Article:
The War Powers Resolution sets forth specific guidelines that the President and Congress must follow “where the introduction of U.S. forces abroad could lead to their involvement in armed conflict.” (See The Library of Congress: War Powers).
What’s going on in Yemen?
According to the BBC, Yemen is one of the poorest countries in the Arab world and has been embroiled in a bloody, devastating civil war since 2015 (See the BBC Report on 3/27/2017: Yemen Crisis: Who is Fighting Whom?). The war is between the internationally-recognized government of President Abdrabbuh Mansour Hadi, and the Houthi Rebel Movement (officially known as Ansar Allah or “Partisans of God”). The Houthi Movement supports the Zaidi Shia Muslim minority in Yemen. The crisis is said to have begun during a failed transfer of power in November 2011. The former President, Ali Abdullah Saleh was supposed to transfer power to Mr. Hadi. Mr. Hadi assumed the presidency but was trapped between Al-Qaeda and military forces still loyal to Selah in the south and Houthi Movement forces in the north.
The Houthis took control of Yemen’s capital, Saana, in September 2014 and in March 2015, along with Selah’s forces made a bid for control of the country, forcing Mr. Hadi to flee to Saudi Arabia. The pro-government movement in Yemen is supported by Saudi Arabia and its allies and the Houthi Rebel Movement is believed to be supported by Iran. The Al-Qaeda in the Arabian Peninsula (AQAP) and “rival affiliates of Islamic State (IS)” continue to hold Yemen’s southern provinces.
Millions of people are trapped in the middle, creating a humanitarian disaster of epic proportions. According to the UN, it is supposed that approximately 7 million people are starving (“severely food insecure”) and 17 million are on the brink of starvation (“food insecure”). Thousands have been killed during the fighting. Tens of thousands have been injured, 60% of which are supposed to have been injured by Saudi-led air strikes. (See the BBC Report on 3/27/2017: Yemen Crisis: Who is Fighting Whom?).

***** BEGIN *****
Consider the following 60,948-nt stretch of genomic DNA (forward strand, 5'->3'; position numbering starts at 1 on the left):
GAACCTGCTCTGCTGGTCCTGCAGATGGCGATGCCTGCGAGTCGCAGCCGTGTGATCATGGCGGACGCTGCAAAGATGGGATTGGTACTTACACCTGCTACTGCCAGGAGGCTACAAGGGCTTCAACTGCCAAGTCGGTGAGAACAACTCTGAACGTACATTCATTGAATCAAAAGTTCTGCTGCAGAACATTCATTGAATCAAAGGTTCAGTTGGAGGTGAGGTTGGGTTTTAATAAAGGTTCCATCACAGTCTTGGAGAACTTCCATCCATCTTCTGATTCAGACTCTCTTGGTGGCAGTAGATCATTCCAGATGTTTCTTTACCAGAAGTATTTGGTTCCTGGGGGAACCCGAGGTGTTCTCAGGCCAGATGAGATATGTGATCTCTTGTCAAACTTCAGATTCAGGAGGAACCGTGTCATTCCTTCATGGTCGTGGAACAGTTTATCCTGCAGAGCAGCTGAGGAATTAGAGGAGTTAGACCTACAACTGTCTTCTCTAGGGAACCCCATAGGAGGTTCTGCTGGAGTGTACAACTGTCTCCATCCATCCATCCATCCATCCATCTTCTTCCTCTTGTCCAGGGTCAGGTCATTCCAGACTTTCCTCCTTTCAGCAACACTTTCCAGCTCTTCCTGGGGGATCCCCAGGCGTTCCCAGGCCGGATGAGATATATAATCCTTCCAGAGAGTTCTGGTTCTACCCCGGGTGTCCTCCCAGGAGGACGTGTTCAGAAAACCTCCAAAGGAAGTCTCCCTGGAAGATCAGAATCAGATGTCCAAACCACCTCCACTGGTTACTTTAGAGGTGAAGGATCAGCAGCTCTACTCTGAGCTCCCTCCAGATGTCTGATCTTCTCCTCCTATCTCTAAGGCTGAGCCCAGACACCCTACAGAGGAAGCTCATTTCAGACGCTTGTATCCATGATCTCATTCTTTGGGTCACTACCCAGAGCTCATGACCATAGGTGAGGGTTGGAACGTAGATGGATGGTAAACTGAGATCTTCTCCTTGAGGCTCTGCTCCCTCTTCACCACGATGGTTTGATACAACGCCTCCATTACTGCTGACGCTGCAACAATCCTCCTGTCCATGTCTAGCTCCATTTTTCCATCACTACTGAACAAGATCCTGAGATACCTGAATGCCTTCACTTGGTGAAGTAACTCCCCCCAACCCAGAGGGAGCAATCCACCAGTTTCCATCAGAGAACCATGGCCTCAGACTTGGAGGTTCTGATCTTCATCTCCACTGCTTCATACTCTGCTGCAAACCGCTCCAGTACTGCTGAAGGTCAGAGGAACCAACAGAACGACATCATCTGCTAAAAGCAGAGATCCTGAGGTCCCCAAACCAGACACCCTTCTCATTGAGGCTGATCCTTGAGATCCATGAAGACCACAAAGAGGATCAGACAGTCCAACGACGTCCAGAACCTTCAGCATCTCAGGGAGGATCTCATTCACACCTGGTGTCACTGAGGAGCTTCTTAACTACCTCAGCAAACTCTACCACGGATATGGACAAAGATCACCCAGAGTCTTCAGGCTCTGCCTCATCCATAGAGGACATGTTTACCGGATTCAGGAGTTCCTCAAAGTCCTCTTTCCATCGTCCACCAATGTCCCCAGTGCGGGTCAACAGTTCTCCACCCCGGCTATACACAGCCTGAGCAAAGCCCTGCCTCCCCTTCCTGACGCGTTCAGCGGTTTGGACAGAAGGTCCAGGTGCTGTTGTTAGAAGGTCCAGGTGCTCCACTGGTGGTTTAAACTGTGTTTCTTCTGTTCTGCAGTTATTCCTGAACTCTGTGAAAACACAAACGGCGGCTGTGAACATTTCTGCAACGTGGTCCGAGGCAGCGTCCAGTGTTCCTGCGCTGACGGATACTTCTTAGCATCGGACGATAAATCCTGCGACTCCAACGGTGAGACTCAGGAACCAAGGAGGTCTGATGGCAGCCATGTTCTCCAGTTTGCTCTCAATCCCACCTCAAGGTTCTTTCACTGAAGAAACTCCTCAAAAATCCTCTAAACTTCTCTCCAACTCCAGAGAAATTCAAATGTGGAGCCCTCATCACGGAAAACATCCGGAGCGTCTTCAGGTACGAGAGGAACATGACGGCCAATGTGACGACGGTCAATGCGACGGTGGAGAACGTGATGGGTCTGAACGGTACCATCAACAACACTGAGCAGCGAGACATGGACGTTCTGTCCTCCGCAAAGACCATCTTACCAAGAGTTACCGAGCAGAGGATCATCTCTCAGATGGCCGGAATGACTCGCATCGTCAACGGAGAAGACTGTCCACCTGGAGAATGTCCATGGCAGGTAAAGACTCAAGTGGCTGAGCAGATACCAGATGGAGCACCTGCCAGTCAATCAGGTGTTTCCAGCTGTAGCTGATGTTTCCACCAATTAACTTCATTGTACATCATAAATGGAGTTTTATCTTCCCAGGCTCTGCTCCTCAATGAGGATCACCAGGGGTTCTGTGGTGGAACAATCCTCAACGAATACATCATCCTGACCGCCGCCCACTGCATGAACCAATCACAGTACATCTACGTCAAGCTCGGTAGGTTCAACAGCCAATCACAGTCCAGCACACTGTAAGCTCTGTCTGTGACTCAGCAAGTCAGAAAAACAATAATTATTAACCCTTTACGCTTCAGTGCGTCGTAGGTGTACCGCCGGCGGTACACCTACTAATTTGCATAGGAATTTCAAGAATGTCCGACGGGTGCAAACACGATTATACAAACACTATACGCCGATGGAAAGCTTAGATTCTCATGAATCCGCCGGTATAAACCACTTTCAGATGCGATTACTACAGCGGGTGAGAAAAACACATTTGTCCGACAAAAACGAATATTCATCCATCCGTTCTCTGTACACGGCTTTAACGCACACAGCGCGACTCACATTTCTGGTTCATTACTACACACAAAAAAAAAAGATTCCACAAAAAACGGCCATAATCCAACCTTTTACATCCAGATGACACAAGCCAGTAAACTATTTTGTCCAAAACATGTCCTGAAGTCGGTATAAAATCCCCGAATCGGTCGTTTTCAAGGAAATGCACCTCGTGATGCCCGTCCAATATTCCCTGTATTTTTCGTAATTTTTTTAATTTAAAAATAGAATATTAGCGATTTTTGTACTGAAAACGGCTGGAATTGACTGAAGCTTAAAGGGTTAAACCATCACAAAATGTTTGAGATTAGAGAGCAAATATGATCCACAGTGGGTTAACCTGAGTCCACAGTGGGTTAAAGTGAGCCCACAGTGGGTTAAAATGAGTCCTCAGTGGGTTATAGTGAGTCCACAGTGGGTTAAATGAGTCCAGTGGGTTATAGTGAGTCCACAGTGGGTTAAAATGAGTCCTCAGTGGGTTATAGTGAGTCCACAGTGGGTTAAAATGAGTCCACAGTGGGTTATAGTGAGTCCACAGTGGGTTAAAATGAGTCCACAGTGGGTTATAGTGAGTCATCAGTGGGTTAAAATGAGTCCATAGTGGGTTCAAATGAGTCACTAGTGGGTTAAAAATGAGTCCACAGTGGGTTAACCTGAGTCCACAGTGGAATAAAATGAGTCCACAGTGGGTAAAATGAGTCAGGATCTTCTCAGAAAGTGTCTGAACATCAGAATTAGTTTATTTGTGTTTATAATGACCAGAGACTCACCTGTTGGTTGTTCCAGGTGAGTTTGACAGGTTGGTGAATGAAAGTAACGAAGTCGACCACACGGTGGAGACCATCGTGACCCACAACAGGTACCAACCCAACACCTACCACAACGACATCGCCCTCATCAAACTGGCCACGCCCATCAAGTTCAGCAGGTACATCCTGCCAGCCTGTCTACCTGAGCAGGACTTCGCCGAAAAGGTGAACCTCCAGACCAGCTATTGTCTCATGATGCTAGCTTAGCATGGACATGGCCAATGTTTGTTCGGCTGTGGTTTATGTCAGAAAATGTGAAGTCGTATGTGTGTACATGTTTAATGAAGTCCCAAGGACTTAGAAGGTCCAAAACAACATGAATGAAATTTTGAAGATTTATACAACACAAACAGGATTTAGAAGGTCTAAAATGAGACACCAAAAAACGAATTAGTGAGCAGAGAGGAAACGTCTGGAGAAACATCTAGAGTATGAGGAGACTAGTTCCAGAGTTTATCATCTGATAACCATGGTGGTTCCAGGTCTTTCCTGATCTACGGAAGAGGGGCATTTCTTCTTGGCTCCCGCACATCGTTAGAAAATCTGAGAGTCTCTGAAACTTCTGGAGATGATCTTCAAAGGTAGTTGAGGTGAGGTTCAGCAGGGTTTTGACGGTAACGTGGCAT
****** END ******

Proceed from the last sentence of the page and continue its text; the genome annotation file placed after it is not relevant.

It is imperative that the consequences of U.S. involvement be thoroughly explored prior to commitment to the UAE-led operation. This is why the U.S. Constitution and the War Powers Resolution mandate that the President receive prior authorization from Congress before committing U.S. troops to military operations.
What can you do?
Call your Representative and tell them to sign on to the Pocan-Amash-Lieu-Jones letter. Here’s a script if you need one:
(if you are a registered voter, it’s important your Congressperson KNOWS you live in their State and are watching their actions)Hello. My name is (NAME), I am a US citizen living in (STATE), my zip code is (ZIP). I am calling to ask the Representative to sign the Pocan-Amash-Lieu-Jones bi-partisan letter urging President Trump to seek authorization from Congress before escalating the war in Yemen. The deadline to do so is April 4th.
It’s crucial that President Trump adhere to the rules set forth in the US Constitution. There are millions of lives and escalating aggressions with Iran at stake and broad disagreement within our own government regarding how to respond.